CalSTRS says pension funding gap has grown to $73.7 billion


Sacramento Bee: CalSTRS said Thursday that its long-term funding shortfall has risen to $73.7 BILLION, a stark reminder of the financial issues facing the teachers’ pension fund.

The newest tally reflects CalSTRS’ financial condition as of last June 30. The pension fund said the shortfall grew by $2.7 BILLION in the 12 months since the previous valuation of June 30, 2012.

CalSTRS’ latest calculation comes as the Legislature and Gov. Jerry Brown continue to debate how to fix the teachers’ retirement fund. Brown originally said the Legislature could enact a funding plan for CalSTRS in 2015, but he also supported the decision by Senate and Assembly committees to hold hearings last month on the issue.

Two months ago, CalPERS approved a plan to raise contribution rates from state and local agencies to deal with a long-term shortfall of around $100 billion. Unlike the public employees’ pension fund, however, the teachers’ fund needs the Legislature’s permission to implement a rate hike.

The California State Teachers’ Retirement System has been struggling financially for some time and was badly wounded by the 2008 market crash. It has enjoyed recent investment gains, and the worsening of its long-term deficit has actually moderated; it had earlier forecast that the gap would grow by almost twice as much as it did.

Nonetheless, the fund insists the Legislature must act.

“Since at least 2006, we’ve said that CalSTRS cannot rely solely on healthy investment returns to make up the ground lost to the economic downturns and market volatility of the past 14 years,” said CalSTRS Chief Executive Jack Ehnes in a prepared statement.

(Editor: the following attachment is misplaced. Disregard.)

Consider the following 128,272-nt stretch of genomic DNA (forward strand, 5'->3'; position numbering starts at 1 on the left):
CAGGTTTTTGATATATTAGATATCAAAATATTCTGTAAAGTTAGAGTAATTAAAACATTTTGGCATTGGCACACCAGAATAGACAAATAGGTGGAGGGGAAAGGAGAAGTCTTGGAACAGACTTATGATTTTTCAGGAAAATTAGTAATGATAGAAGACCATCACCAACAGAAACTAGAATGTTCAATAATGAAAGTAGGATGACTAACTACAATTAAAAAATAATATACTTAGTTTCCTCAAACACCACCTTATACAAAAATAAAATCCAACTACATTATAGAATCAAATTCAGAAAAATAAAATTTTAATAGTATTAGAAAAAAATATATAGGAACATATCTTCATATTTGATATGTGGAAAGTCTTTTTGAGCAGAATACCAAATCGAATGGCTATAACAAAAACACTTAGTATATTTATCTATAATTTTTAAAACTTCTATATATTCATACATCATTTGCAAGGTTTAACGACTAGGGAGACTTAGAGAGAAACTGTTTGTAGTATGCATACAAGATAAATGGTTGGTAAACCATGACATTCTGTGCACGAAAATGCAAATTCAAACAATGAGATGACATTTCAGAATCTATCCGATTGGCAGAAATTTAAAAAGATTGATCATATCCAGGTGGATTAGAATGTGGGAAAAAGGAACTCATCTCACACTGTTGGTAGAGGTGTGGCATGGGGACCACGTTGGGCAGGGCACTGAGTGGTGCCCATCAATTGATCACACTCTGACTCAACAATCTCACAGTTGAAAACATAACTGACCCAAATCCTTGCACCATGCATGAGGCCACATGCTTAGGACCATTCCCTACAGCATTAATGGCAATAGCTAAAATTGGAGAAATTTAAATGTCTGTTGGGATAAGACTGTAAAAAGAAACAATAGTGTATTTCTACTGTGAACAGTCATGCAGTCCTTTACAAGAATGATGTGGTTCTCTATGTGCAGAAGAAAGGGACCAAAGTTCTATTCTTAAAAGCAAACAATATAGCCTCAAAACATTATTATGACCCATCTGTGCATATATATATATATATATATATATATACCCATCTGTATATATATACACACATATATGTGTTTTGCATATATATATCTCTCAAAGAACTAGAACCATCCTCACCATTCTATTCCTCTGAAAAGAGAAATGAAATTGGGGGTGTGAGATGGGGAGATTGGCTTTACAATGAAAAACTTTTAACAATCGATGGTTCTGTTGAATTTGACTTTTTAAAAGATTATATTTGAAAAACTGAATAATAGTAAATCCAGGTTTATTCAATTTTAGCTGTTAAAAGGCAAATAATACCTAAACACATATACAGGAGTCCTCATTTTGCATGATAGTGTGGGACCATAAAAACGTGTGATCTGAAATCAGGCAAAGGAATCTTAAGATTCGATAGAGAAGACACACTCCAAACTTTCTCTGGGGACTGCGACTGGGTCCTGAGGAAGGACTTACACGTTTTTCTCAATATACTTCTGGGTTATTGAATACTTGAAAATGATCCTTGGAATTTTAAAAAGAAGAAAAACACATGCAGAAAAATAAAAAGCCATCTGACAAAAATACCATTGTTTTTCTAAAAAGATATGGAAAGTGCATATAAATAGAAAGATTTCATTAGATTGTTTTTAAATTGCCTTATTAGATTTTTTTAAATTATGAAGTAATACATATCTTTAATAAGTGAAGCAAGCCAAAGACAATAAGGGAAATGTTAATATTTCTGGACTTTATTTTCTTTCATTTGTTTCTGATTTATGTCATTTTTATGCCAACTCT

Although CalSTRS has enough cash to deal with its obligations for the foreseeable future, it is only 66.9 percent funded for the long term. The pension fund said its shortfall grows by $15 MILLION a day. If the problem isn’t corrected, CalSTRS said it expects to run out of cash by 2046. That’s actually three years later than the last time CalSTRS issued a prediction, but the pension fund said the problem can’t wait much longer.

The latest calculation “reflects a reality, affirmed by the Legislature, the administration and stakeholders, that stabilizing CalSTRS funding will require contribution increases,” Ehnes said. “These can be gradual, predictable and fair to all parties, while meeting the long-term needs of the system.”

Considering the monetary drain on this system, I expect that CalSTRS will have no money left to spend on anybody’s future.

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Could this be a little touch of KARMA,for them indoctrinating all those young minds to think Socialist? What a shame.


Educators at every level and others of the middle class deserve our sympathy and concern for their circumstances, but no more than that due the blue collared, whose jobs were shipped to countries with the cheapest labor. Public workers, did you not realize that your incomes came from taxes factory labor once paid? And private sector middle class employees, did you think that you were secure? Labor, skilled and unskilled, from the other side of the world, or even south of our border, will not pay your salary, nor will it maintain our defense standards. For a while, we will… Read more »


I am “on” CalSTRS. I expect to work until I’m dead. I am tired, I have been used up. But, I know that, at this point, I am at least 6 years out from my reasonable “retirement.” I don’t think that, when I am ready to retire…willing to retire, HAVE to retire due to age, health, whatever….there will be anything in it for me. I’ve worked the entire Obama admin. without ANY step increases due my years of service (that everyone else before me got) and without any “cost fo living increases” (that everyone before me got)…..and furthermore, b/c my… Read more »